What Butterflies Know about Manifesting


An Excerpt from Hop, Skip, Jump by  Marney K. Makridakis

Perhaps there is no better symbol for transformation and manifestation than the butterfly and its process of moving from caterpillar to cocoon to butterfly. Butterflies are often used as a symbol to show the “payoff” of hard work: “Look how hard the caterpillar has to work, and as a result, it becomes a butterfly.” Why is being a butterfly any more special than being a caterpillar? Why is an hour of meditating any more sacred than an hour of washing the dishes? Why is five minutes of blowing bubbles with a child more playful than five minutes of organizing your weekly receipts? It doesn’t have to be. Play is a state of mind.

Pausing Instead of Pushing
A person who studies butterflies is called a lepidopterologist. I am not a lepidopterologist, primarily because I am not able to pronounce it, but also because I have not studied all things butterfly. So I’m not an expert. Yet I’d like to think that a caterpillar, when building its cocoon, is not necessarily “working hard,” but simply following its true nature and taking its time. A playful manifestation process means trusting divine timing. It means that when something seems to be taking a long time, maybe it’s not a sign that we need to push harder, but rather a sign that we need to pause.

I once visited a butterfly garden and watched as all the children ran around trying to catch butterflies. I found myself walking around looking at the different butterfly species and enjoying the fairy-esque delight. I wasn’t chasing the butterflies like the kids, but my inner conversation was saying, “I need to keep moving — I don’t want to miss anything!” Then at one point, I got a little tired of walking, and I sat down on the ground and closed my eyes. I felt a small tickle on my right arm. Not one, but two butterflies had landed on my hand like two little glittering cherubs.

In manifesting what you want, sometimes pausing is more important than pushing. As you’re Skipping, you’re not being timed by some kind of divine stopwatch in the sky. You get to take your time. Skipping becomes more sustainable when it also leads you to quiet places, slow breaths, and cocoons of faith.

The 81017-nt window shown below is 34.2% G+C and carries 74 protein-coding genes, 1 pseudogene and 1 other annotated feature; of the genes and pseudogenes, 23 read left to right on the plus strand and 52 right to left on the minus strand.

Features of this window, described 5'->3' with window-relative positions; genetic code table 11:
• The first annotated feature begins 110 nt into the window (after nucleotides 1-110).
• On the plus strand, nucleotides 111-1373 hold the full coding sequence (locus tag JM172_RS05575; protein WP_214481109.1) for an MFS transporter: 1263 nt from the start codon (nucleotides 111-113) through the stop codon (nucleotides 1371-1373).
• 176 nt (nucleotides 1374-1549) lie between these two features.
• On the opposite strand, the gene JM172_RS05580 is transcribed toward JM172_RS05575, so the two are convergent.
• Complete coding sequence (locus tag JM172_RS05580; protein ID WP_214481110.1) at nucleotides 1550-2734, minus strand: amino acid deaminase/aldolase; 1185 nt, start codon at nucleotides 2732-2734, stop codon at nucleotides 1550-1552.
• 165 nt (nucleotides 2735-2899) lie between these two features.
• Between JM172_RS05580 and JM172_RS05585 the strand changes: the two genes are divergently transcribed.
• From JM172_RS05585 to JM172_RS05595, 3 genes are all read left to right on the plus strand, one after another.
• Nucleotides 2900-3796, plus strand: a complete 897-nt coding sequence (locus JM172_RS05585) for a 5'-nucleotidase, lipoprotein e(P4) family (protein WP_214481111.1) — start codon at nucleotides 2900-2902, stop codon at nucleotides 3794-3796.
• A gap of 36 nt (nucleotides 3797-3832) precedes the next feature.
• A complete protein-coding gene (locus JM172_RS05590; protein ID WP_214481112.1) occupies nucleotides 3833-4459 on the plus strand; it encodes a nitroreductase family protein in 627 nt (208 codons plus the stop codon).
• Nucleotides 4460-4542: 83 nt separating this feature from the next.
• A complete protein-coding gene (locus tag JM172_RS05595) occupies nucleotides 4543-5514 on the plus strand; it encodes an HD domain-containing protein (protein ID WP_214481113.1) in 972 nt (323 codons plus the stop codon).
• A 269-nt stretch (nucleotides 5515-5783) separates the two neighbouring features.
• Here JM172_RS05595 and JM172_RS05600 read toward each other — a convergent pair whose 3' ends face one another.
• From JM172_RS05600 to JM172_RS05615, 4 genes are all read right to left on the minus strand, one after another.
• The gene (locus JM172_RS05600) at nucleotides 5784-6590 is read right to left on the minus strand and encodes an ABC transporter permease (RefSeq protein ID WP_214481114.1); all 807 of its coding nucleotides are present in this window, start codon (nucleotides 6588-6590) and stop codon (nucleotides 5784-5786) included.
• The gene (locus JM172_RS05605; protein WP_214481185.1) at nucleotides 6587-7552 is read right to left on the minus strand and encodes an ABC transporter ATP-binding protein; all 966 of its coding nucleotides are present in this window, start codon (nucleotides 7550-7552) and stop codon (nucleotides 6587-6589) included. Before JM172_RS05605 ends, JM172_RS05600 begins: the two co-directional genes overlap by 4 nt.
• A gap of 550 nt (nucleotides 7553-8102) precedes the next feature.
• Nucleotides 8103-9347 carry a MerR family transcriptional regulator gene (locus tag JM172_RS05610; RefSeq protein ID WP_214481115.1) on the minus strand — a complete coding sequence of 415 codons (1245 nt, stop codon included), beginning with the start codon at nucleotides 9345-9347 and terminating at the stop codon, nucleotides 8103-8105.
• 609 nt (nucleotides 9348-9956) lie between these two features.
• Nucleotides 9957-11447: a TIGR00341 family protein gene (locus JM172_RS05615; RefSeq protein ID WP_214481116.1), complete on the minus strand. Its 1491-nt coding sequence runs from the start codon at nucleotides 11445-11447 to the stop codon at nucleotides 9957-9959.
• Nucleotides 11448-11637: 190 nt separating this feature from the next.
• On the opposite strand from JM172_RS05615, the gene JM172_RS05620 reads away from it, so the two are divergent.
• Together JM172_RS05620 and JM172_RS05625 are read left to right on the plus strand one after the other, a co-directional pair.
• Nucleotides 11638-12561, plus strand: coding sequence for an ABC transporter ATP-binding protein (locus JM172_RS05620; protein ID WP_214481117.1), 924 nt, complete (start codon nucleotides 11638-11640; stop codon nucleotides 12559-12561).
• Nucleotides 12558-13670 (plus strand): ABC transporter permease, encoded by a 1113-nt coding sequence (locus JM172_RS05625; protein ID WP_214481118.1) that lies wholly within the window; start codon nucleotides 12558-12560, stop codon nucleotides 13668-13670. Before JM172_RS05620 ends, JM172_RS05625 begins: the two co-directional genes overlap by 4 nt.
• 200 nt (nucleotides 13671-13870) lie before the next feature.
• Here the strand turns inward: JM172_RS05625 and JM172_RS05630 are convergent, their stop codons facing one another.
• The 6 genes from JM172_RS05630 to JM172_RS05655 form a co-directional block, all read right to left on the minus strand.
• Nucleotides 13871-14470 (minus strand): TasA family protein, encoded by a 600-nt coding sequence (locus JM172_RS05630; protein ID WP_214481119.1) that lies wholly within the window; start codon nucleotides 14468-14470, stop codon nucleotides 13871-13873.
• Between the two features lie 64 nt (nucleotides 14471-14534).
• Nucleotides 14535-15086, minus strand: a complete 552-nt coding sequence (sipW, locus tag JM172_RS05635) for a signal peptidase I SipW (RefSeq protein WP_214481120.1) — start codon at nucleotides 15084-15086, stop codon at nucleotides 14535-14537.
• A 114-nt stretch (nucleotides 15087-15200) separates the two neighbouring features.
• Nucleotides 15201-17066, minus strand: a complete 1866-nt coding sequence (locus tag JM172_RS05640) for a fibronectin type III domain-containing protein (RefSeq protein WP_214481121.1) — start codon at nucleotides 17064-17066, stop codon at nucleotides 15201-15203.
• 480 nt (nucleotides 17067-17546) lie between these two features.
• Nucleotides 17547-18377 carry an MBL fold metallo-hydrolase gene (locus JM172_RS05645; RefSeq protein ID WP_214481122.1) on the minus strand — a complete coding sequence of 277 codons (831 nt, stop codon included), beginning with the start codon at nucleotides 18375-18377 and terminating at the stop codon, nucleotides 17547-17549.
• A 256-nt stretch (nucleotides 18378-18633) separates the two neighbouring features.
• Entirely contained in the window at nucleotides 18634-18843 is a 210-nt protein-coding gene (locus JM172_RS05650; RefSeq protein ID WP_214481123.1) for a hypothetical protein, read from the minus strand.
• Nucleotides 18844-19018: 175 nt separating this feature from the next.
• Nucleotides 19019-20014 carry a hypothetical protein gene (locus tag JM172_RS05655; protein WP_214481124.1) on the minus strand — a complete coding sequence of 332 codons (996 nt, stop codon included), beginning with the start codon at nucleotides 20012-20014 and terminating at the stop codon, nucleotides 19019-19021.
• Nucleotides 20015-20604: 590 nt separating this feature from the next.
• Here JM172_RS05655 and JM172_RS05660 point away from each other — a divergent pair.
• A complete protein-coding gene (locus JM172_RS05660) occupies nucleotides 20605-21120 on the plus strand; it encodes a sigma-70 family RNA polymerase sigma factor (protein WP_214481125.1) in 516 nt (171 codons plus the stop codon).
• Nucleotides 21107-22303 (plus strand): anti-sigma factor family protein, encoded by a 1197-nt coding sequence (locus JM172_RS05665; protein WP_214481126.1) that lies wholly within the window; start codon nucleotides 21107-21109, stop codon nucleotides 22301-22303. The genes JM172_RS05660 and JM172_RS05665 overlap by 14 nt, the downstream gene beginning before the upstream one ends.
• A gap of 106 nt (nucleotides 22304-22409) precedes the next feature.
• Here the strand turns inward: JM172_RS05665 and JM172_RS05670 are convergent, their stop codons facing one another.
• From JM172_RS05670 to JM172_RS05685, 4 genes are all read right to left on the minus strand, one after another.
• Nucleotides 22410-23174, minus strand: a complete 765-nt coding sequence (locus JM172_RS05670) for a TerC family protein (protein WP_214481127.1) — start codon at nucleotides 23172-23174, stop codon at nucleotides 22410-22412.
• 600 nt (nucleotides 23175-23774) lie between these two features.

Try This: Make a Metamorphic Memo
1. Draw two large circles, side by side, with their edges barely touching.
2. In the middle of one of circle, write the word “stop.” Add decorations, doodles, or other words or phrases that come to mind when you think of taking time to stop, pause, and be present.
3. In the middle of the other circle, write the word “watch.” Add decorations, doodles, or other words or phrases that come to mind when you think of watching the world around you, taking it all in.
4. Draw a vertical line between the two circles, and you’ll see a butterfly emerge. Add more embellishments to make the butterfly come to life.
5. This butterfly is here with a simple reminder: Stop. Watch. You’re not on the clock. You can take all the time you need. So enjoy a pause and watch for a little gift to alight on your wrist.

Marney K. Makridakis is the author of Hop, Skip, Jump and founder of the online community ArtellaLand.com. Her first book, Creating Time: Using Creativity to Reinvent the Clock and Reclaim Your Life, hit #1 on Amazon’s bestseller lists in several categories. She lives in Dallas, Texas. Visit her online at www.ArtellaLand.com.

Excerpted from the book Hop, Skip, Jump: 75 Ways to Playfully Manifest a Meaningful Life ©2014 by Marney Makridakis. Published with permission of New World Library.